Ecology & Zoology

In Insectivorous Plants, Sir Charles Darwin pondered carnivorous plants. They live in habitats poor in nutrients, mostly on nitrogen and phosphorous, and have compensated this lack with the ability to digest animals such as insects and other arthropods.

Adapting and surviving with a carnivorous diet in nutrient-poor soils is an evolutionary process that some evolutionary unrelated species have been going through, repeatedly and independently, from the same set of genes and proteins, according to a new study in Nature Ecology&Evolution.
A new test with molluscs - freshwater mudsnails (Potamopyrgus antipodarum) - may enable manufacturers of chemicals and drugs to check their products for harmful effects on reproduction, and avoid the hype and scaremongering of environmental groups. 
With the aid of a new immunosuppressive agent known as PIF (preimplantation factor), researchers at the World Health Organisation (WHO) Institute of Primate Research in Nairobi,  Kenya, have successfully transplanted an ovary from one individual to another, even managing to restore a monthly cycle. 

Approximately 11 percent of women worldwide suffer from premature ovarian failure. This can have many different causes: chemotherapy administered for a malignant disease might irreversibly damage the ovaries and, because of the advances in modern cancer therapy, the number of young women surviving cancer is on the increase. The women, some of whom are still very young, prematurely enter menopause. Genetic diseases can also trigger early menopause.
Shrubs are more widespread than trees in nature and on Earth. A new study explains their global success. It turns out that the multiple stems of shrubs are of key importance. This feature contributes to both better growth and better survival than in trees of similar size, according to the research team behind the study.

Shrubs with flowers and berries are popular in parks and gardens, and in nature they are far more widespread than trees: shrubs grow on at least 40 per cent of the world’s land surface while for trees the figure is only 28 per cent. Still, relatively few efforts have been made to fully understand them.

A study by animal welfare specialists has provided new evidence that using electronic containment systems to restrict where pet cats venture does not result in long-term wellbeing problems.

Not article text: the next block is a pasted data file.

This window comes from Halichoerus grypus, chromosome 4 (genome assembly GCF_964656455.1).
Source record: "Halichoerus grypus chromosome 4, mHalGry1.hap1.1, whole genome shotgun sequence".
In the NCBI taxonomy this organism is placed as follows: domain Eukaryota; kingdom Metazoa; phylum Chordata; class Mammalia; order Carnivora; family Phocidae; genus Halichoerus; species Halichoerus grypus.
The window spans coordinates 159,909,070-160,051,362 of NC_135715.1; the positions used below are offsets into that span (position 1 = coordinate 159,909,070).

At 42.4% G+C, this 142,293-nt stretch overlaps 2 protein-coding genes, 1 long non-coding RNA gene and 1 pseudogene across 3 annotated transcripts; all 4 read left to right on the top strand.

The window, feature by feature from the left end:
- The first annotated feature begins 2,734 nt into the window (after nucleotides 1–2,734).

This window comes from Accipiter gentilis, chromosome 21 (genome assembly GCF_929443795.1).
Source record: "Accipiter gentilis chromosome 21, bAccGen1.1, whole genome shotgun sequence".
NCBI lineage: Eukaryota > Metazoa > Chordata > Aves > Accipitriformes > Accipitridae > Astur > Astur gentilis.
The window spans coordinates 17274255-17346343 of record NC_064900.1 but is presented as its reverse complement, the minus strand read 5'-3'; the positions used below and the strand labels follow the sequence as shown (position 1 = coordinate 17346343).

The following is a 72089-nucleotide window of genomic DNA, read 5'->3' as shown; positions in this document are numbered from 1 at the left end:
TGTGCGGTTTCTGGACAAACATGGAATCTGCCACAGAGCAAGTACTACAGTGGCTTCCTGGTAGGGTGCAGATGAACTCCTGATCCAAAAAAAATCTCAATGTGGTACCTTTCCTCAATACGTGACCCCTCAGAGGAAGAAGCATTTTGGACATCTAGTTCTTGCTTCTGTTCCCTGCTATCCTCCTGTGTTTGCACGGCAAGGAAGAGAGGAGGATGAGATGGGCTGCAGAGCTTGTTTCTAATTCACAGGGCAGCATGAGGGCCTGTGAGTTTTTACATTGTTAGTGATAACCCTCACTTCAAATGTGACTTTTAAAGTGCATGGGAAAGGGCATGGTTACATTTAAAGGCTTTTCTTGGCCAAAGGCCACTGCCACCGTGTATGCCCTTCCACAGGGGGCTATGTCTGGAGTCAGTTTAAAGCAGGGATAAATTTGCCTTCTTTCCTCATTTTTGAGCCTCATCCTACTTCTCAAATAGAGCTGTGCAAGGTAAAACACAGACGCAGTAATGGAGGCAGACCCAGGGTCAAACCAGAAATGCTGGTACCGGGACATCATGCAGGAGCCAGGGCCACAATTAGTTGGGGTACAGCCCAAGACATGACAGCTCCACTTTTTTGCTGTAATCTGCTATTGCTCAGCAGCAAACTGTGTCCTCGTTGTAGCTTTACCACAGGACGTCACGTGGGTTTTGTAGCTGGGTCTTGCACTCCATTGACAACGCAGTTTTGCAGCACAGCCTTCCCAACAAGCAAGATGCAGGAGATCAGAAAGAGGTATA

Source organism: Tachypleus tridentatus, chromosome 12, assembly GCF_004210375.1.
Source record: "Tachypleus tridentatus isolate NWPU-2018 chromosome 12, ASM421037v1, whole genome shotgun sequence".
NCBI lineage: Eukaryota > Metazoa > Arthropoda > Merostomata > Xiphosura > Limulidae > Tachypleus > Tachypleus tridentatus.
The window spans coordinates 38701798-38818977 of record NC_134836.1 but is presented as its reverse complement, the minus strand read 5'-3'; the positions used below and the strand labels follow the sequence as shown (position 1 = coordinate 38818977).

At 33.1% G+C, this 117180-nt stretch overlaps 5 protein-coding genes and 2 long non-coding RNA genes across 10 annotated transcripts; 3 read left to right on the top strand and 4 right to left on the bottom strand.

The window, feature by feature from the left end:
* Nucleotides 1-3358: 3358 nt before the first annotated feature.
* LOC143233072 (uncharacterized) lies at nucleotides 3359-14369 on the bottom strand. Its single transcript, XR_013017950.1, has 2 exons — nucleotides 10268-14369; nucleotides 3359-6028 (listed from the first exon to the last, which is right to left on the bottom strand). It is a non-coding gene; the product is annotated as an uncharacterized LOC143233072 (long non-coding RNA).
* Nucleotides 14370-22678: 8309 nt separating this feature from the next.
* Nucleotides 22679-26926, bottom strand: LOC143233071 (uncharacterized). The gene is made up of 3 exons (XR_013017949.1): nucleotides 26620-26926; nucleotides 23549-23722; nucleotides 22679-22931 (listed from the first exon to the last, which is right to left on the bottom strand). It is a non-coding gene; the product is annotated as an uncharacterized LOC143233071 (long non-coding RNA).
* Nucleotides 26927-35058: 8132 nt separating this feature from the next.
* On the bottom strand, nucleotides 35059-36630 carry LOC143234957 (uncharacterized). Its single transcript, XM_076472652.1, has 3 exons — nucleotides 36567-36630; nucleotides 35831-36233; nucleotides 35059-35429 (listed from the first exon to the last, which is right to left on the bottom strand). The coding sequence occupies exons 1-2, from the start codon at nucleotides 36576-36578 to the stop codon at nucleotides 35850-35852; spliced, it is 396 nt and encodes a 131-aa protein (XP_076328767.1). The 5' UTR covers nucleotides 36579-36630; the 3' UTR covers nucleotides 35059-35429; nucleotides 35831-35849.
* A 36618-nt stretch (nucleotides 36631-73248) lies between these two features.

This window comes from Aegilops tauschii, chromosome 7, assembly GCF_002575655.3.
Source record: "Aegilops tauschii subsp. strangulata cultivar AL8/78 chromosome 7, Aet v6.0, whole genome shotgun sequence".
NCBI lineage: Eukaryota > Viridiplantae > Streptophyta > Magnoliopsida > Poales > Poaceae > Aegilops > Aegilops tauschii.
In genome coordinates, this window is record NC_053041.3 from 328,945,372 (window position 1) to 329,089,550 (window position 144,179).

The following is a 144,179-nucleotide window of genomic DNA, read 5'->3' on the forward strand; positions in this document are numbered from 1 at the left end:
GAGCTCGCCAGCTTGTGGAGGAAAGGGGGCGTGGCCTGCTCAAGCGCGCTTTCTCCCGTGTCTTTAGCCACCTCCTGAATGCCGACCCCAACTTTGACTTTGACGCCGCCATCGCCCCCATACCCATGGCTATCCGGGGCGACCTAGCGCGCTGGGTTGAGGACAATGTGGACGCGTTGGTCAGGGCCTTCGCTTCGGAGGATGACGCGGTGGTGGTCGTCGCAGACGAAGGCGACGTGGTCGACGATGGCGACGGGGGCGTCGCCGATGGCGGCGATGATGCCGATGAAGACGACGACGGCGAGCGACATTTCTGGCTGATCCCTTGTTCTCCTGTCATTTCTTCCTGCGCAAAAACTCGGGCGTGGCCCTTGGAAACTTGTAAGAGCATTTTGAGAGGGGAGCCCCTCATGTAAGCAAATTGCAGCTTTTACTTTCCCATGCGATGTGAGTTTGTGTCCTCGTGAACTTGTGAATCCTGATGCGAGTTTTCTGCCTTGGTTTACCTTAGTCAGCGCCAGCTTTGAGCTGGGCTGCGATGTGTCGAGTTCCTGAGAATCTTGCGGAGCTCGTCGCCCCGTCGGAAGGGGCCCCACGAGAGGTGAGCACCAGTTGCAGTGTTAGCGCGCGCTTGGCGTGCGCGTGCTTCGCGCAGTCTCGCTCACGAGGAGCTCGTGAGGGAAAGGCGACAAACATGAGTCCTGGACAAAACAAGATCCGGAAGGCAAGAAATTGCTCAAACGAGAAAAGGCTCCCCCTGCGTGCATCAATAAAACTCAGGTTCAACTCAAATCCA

The use of hand-held shock collars on dogs has previously led to concerns over the welfare of animals trained using so-called 'e-collars'. However, other forms of electronic training devices for pets have received relatively little attention from researchers. These include invisible or virtual fences which deliver a static electric pulse to deter animals from crossing a boundary, such as a garden perimeter.

Are bees in peril or not? It's difficult to know, because the moment science declares one thing not an issue (example: neonicotinoid targeted pesticides), environmental groups move the goalposts and declare something else is the problem. When honey bees were shown to be unaffected, groups proposed that wild bees were the big concern, and if amateur record-keeping and a Bayesian estimate agrees, they declare the science settled. If a world-class entomologist does a good, controlled study of bees, it is ignored.

In history, 941 A.D. was unspectacular. Small local politics happened, a temple was built, Kievian Rus and the Byzantine Empire had another outbreak of hostilities - but in modern times, it has an interesting distinction. It was the year Europe's oldest living inhabitant was born.

Health researchers predict that the transmission of dengue could actually decrease in a warmer climate, countering previous apocalyptic cocktail projections which included that the lethal virus would spread more easily.

Hundreds of millions of people are already infected with dengue each year, with some children dying in severe cases, so increasing a significant global health problem is an alarming concern. The model instead finds that a warmer climate would mean the ecologically useless mosquitoes that carry Dengue (and also Zika) would die off in the drier sections of the wet tropics of northeast Australia.

A lot of environmental fundraising and lobbying has involved bees. There was talk of a neonicotinoid pesticide-induced die-off, until it was determined that pesticides weren't the problem, varroa mites, and the fad of amateur beekeepers who didn't know what they were doing were the big problems. Traffic accidents killed more bees than chemicals. 

When that failed, activists turned to claims about wild bees. This would seem to have easier success, since wild bees can't really be tabulated. There are over 25,000 species of wild bees worldwide, and only a few have hives to count.

The days of pork may be coming to a close. The International Agency for Research on Cancer recently declared bacon as carcinogenic as plutonium, and now a group of animal activists say pigs are more like people than we know.